Hoppe-Seyler and Weyl, like P. S. Denis and other earlier workers, preferred to use solutions of neutral salts as media for extracting proteins, and were concerned that acid and alkaline solutions would alter the proteins, perhaps irreversibly. Ritthausen considered their criticism unfair and published a detailed rebuttal. Their criticism, however, stimulated him to important studies on the use of neutral salts for extraction of plant seed proteins. He demonstrated that most of the proteins prepared by his earlier methods were still soluble in neutral salt solutions and unaltered in elementary composition. Among the proteins that he carefully described were several that could be readily obtained as well-formed crystals. In 1881 he described the preparation of a crystalline protein from hempseed, later named edestin and extensively studied by Thomas B. Osborne and others. Osborne, in his obituary of Ritthausen, noted that Ritthausen’s work had been unjustly neglected after about 1880, as a result of the criticisms of Hoppe-Seyler and Weyl.

Ritthausen’s work was not, however, confined to proteins. He studied many other constituents of seeds, obtaining vicin and convicin from vetch seeds, and he discovered in cottonseed the trisaccharide melitose, now known as raffinose.

Ritthausen began his work with the extremely simple concepts of protein chemistry that were current about 1850. In his long career he made substantial advances in recognizing that proteins from different sources were individually different to a far greater extent than had been realized earlier. His discovery of aspartic and glutamic acids in proteins was a major advance in a very difficult field. Other workers of a later generation, notably Osborne, director of the Connecticut Agricultural Experiment Station in New Haven, carried the study of plant proteins well beyond what Ritthausen had achieved. The techniques available to Ritthausen had achieved. The techniques available to Ritthausen were very limited, compared with those of later workers, but he did more than anyone else, in the generation after Liebig, to advance to chemistry of plant proteins.

NOTES

1. An excellent description of the chemical details of the work is given by Hubert B. Vickery and Carl L. A. Schmidt in “The History of Discovery of the Amino Acids”, in Chemical Riviews, 9 (1931), 169–318; see 221-224 for glutamic acid.

2. The history of aspartic acid and asparagine, with a detailed discussion of Ritthausen’s achievement, is given by Vickery and Schmidt (note 1), 198–207

3. Hoppe-Seyler’s criticism of Ritthausen was contained in his Physiologische Chemie, Pt. 1, Allgemeine Biologie (Berlin, 1877), 75f. The critique by Weyl, “Beiträge zur Kenntniss thierischer und pfanzlicher Eiweisskörper,” is in Hoppe-Seyler’s Zeitschrift für physiologische Chemic, 1 (1877–1878), 72–100; see esp, 84ff.

BIBLIOGRAPHY

I. Original Works. Ritthausen published one book, Die Eiweisskörper der Getreidearten, Hülsenfrüchte und Ölsamen: Beiträge zur Physiologie der Samen der Kulturgewächese, der Nahrungs-und Futtermittel (Bonn, 1872). This gives a good survey of his earlier work, with some historical background, but for details of his major contributions one must consult his papers.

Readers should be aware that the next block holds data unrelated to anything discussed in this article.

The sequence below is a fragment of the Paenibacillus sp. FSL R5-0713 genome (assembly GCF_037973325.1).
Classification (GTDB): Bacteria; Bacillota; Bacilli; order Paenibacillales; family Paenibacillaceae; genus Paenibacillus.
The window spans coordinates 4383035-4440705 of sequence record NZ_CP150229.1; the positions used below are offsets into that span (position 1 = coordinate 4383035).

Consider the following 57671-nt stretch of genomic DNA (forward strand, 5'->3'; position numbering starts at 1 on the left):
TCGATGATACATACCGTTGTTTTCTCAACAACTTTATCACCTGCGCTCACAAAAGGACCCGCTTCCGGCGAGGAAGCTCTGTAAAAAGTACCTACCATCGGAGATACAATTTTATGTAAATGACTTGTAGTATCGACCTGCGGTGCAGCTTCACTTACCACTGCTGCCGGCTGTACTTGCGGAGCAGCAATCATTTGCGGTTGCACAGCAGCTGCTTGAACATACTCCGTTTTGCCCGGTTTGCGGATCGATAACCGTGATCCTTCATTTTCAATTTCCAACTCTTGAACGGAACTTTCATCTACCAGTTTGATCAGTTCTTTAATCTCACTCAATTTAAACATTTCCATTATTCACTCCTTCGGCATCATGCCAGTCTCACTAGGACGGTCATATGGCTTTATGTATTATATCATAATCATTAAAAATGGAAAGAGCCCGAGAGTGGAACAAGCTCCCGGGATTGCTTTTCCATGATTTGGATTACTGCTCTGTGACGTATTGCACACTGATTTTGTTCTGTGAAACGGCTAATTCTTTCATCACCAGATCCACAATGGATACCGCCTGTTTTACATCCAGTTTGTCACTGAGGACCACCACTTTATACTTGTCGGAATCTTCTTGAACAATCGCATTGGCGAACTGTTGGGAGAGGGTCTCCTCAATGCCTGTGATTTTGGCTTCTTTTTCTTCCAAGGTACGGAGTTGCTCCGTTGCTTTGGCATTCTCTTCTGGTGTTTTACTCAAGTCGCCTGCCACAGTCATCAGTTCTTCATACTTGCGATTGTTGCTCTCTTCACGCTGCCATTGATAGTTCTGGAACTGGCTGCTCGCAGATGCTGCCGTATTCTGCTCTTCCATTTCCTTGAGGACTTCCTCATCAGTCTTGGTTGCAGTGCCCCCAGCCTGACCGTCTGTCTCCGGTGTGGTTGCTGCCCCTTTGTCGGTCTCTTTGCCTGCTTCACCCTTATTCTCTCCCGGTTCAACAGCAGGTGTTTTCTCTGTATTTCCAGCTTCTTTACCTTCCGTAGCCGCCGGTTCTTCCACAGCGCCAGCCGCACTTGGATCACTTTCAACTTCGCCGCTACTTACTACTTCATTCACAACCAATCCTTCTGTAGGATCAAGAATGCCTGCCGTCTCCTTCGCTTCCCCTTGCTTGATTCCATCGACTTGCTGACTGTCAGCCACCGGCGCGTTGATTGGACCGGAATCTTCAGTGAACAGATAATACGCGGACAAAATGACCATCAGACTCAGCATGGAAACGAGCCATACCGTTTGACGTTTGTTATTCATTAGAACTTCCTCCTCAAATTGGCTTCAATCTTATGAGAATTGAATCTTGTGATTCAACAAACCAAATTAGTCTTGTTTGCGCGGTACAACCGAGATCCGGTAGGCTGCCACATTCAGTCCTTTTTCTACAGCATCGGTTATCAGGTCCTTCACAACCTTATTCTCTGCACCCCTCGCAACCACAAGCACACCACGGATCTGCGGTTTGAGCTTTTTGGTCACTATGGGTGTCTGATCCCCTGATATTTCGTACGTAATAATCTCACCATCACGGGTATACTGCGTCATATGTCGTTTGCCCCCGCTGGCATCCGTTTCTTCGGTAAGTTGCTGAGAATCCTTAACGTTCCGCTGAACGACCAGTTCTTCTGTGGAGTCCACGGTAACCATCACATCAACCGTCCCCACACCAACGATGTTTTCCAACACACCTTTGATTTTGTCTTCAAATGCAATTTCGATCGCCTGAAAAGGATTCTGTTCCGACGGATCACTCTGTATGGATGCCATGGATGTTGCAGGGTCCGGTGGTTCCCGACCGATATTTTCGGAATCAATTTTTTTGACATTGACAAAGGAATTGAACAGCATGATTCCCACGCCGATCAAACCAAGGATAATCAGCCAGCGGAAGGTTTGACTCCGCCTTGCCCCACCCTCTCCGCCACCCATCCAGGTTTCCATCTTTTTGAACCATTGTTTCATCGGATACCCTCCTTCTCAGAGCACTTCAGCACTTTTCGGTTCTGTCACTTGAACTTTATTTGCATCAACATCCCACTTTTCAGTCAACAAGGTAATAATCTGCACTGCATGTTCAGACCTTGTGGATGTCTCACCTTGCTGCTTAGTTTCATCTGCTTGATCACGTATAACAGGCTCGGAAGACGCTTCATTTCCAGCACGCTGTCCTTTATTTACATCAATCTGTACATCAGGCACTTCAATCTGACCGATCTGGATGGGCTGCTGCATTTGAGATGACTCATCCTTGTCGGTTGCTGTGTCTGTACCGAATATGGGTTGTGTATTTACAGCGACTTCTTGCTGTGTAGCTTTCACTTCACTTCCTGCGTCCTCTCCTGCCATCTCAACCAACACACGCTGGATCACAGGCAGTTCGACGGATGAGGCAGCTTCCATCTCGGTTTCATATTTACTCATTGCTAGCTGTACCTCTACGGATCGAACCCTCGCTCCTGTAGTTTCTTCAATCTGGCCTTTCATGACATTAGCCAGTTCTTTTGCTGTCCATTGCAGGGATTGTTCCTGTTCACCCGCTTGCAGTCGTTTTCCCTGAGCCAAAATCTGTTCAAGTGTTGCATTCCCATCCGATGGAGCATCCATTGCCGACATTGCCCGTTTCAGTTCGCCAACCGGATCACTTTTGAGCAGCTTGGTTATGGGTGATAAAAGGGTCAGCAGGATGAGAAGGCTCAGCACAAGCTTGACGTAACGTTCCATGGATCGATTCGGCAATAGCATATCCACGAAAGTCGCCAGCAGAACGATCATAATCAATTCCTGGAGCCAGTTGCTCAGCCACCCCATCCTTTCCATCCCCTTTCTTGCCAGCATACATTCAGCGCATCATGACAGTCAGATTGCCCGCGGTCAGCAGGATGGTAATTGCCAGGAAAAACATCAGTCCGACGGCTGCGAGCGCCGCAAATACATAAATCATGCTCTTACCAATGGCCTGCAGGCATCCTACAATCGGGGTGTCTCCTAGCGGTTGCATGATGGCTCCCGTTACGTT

Most of Ritthausen’s major work appeared in Journal für praktische Chemie from 53 (1851) to n.s. 30 (1884), with four papers in n.s. 59 (1899). For his initial discovery of glutamic acid in proteins, see “Über die Glutaminsäure,” in Journal für praktische Chemie, 42 (1866), 454–462. His first reprot on asperatic acid is “Über die zersetzungs-Produkte des Legumins und des Proteinkörpers der Lupinen und Mandeln beim Kochen mit Schwefelsäure,” ibid., 103 (1868), 233–238. A further report on both these amino acids is in ibid,, 107 (1869), 218–240. Among his numerous later papers of protein preparation and crystallization, two of a series from the Königsberg laboratory may be cited: “Zusammensetzung der Eiweisskörper der Hanfsamen und des kristallisierten Eiweisses aus Hanfund Ricinussamen,” ibid., n.s. 25 (1882), 130–137; and aus Kürbissamen,” ibid., 137–141. He published several papers 1877–1880) in Pflügers Archiv für die gesamte Physiologie, notably “Die Eiweisskörper der Pflanzensamen,” 15 (1877), 269–288, in which he replies in detail to the cirticisms of Hoppe-Seyler and Weyl. Studies on protins form various oilseeds are in ibid., 21 (1880), 81–104. He reported on vicin from Vicia sativa in “Ueber Vicin. Bestandtheir der Samen von Vicia sativa,” in Berichte der Deutschen chemischen Gesellschaft, 9 (1876), 301–304, Papers on vicin and alloxatin are in ibid., 29 (1896); “Wassergelt und Reaktion des Alloxantins,” 892–893; “Ueber Allozantin als Spaltungsprodukt des Convicins aus Saubohnen (Vicia faba minor) und Wicken (Vicia sativa),” 894–896; and “Vivin ein Glycosid,” 2108–2109.

II. Secondary Literature. The best account of Ritthausen’s life and work is Thomas B. Osborne, “Heinrich Ritthausen,” in Biochemical Bulletin (Columbia University Biochemical Association), 2 (1913), 335–339, with portrait and a comprehensive bibliography by L.W. Fetzer, 339–346. There is a brief notice, signed Stutzer, also with a portrait, in Berichte der Deutschen chemische Gesellschaft, 47 (1914), 591–593. See also Thomas B. Osborne, The Vegetable Proteins, 2nd ed., rev. (New York and London, 1924).

John T. Edsall